Puma Ignite NXT Crafted footwear

The Ignite NXT Crafted shoes are available in 4 colorways: White-Leather Brown-Team Gold, Black-Leather Brown-Team Gold, Peacoat-Leather Brown-Team Gold and White-Hi-Rise-Team Gold) and come in sizes 7-15.

Puma Ignite NXT Crafted footwear

The shoes cost $140 per pair and are available online and at retail beginning today, June 5, 2020.

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What GolfWRXers are saying about the best Nike driver ever

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@ukgolfclubsales

In our forums, our members have been discussing Nike drivers. WRXer ‘DixieD’ is currently building up a Nike bag and has reached out to fellow members for driver advice, and WRXers have been sharing what they feel is the best Nike driver ever made.

Here are a few posts from the thread, but make sure to check out the entire discussion and have your say at the link below.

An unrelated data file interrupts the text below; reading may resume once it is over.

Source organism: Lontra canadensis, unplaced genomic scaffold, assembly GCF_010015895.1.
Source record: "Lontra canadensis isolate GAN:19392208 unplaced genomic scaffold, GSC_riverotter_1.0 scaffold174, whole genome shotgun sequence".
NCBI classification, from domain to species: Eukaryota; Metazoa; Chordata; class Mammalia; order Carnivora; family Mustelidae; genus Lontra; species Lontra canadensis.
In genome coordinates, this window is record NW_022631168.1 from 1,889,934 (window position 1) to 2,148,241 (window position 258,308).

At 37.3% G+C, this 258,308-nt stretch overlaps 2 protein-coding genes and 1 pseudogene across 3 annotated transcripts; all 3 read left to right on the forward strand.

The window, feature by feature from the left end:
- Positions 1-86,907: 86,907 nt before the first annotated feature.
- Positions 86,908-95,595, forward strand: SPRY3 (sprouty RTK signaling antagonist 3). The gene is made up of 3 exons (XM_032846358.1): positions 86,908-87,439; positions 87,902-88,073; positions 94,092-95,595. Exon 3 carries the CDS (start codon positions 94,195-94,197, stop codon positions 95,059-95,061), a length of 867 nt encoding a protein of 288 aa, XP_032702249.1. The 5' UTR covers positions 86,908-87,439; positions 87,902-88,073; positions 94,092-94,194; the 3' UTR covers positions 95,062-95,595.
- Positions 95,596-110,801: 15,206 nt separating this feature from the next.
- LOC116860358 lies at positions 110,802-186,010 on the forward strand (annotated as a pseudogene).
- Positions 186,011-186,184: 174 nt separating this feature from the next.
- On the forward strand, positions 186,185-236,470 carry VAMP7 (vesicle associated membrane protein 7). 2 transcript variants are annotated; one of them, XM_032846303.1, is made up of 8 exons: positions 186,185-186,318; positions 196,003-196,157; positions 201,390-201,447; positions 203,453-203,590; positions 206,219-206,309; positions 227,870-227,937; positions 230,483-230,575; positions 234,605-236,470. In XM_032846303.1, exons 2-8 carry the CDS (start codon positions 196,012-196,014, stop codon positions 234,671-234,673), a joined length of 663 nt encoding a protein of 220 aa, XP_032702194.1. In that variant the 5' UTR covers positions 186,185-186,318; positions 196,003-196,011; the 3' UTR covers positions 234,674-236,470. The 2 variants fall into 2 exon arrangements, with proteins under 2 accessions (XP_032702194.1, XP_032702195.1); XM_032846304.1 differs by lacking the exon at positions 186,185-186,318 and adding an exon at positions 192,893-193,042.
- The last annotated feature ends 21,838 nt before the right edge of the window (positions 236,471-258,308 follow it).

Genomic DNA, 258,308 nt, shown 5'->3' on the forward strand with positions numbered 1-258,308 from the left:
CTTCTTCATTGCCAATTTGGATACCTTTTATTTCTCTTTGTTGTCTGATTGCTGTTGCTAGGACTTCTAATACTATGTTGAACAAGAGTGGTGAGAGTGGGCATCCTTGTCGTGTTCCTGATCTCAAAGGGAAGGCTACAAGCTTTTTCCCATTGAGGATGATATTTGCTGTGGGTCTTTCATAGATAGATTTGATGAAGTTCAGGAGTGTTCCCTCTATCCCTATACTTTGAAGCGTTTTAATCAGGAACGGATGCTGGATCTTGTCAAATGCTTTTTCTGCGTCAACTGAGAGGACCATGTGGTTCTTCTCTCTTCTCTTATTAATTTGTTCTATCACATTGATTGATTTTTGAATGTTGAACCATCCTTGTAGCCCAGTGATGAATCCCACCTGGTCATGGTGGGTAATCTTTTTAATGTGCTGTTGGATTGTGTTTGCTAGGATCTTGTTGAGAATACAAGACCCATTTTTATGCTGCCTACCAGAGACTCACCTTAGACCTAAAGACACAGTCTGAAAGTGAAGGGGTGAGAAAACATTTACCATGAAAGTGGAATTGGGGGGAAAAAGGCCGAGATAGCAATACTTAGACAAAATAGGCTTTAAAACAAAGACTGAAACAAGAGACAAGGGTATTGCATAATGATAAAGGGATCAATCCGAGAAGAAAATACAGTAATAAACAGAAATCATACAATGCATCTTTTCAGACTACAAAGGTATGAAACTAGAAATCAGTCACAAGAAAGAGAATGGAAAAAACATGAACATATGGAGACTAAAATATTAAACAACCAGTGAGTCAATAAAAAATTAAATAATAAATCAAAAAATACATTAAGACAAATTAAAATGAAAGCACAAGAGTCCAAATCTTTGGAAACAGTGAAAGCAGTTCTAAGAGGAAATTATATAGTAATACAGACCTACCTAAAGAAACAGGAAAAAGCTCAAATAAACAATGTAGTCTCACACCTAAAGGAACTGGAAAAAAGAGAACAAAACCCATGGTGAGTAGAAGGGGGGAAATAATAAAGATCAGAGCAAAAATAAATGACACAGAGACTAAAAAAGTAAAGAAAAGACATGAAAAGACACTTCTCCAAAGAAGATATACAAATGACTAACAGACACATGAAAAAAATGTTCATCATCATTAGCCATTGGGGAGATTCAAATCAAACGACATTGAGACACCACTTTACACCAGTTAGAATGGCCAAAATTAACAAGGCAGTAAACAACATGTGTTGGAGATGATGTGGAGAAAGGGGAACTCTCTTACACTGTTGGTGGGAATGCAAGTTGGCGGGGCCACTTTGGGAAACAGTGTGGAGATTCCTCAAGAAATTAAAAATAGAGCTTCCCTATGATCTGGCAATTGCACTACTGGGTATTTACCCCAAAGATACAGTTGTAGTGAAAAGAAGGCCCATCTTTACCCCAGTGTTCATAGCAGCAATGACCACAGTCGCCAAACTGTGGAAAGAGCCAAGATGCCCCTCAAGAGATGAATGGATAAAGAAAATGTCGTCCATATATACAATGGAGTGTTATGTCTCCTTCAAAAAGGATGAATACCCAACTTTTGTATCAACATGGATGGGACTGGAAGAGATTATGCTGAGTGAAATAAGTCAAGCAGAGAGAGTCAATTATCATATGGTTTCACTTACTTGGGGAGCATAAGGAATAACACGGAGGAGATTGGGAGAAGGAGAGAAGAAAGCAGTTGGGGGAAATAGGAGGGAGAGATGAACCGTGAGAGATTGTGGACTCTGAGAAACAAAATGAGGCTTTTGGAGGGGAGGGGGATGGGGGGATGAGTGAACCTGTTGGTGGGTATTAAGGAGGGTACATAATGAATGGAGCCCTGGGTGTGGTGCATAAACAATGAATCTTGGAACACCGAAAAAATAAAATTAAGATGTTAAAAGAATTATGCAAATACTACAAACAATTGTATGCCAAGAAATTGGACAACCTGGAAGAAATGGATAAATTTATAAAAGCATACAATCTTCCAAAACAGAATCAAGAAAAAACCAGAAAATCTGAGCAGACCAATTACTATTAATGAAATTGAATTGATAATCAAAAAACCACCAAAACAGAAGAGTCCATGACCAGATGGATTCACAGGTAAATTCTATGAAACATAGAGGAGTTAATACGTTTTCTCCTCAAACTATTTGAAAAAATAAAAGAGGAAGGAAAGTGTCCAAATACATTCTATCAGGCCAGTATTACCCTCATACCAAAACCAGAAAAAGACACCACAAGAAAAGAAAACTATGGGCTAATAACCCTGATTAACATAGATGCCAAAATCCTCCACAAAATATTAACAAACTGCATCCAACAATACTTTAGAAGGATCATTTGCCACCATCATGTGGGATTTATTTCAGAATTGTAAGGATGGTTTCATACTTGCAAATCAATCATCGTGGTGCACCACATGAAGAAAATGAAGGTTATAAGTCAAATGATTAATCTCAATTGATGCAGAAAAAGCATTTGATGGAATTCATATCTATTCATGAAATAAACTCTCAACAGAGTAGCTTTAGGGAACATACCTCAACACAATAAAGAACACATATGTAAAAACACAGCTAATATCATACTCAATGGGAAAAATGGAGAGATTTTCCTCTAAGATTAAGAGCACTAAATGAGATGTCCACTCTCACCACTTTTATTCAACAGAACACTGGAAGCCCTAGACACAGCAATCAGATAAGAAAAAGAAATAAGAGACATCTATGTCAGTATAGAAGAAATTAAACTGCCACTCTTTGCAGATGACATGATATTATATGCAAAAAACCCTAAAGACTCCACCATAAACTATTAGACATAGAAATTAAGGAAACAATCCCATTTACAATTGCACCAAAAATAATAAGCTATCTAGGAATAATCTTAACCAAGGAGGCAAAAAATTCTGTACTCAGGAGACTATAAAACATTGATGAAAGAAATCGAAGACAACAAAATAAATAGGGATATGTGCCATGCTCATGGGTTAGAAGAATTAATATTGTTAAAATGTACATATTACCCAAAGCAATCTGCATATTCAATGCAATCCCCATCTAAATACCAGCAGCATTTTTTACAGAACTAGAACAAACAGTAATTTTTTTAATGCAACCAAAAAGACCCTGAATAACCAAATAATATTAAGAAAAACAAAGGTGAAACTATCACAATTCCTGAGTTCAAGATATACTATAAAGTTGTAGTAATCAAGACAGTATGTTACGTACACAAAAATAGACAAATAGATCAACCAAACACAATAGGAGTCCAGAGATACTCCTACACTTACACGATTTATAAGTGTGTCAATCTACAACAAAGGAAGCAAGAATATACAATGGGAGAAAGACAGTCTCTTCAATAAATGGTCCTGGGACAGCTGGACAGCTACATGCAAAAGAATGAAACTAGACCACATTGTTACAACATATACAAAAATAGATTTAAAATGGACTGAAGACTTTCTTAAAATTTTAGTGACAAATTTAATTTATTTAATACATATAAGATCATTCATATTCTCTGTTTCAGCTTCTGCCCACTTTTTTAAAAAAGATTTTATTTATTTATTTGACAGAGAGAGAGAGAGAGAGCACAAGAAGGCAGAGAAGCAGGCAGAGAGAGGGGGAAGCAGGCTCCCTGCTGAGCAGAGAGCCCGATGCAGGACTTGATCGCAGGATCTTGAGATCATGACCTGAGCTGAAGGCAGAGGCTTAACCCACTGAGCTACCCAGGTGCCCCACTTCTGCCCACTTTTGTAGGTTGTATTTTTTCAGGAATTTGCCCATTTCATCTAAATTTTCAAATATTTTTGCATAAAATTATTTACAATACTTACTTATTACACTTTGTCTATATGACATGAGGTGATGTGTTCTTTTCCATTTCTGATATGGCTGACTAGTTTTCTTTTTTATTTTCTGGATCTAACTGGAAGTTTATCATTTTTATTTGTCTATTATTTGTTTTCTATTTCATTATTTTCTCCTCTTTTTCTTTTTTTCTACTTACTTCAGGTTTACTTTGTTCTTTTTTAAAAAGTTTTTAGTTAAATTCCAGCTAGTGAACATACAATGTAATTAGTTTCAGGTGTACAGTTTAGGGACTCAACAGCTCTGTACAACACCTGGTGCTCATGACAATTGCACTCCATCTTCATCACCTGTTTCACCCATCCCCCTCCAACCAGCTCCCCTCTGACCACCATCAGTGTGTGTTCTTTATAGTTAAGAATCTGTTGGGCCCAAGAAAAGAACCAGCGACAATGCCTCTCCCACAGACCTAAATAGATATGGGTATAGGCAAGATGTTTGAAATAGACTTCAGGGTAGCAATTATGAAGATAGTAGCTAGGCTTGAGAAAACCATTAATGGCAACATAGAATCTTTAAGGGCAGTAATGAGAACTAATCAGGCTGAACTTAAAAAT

• Ger21: “VR Pro LE? I have two I was still playing last year.”
  • mahonie: “The STR8-Fit Tour was one of the best drivers I’ve played. Still have it the garage and take it to the range occasionally…it would possibly still be in the bag if it hadn’t developed a ‘click’ in the head which I cannot fix. Long, straight(ish) and nice sound.”
  • jackr189: “The VR_S is one of the best.”
  • Finaus_Umbrella: “I played the Vapor Fly Pro, and still do on occasion for nostalgia sake. Sound and feel are great, but it demands a good strike.”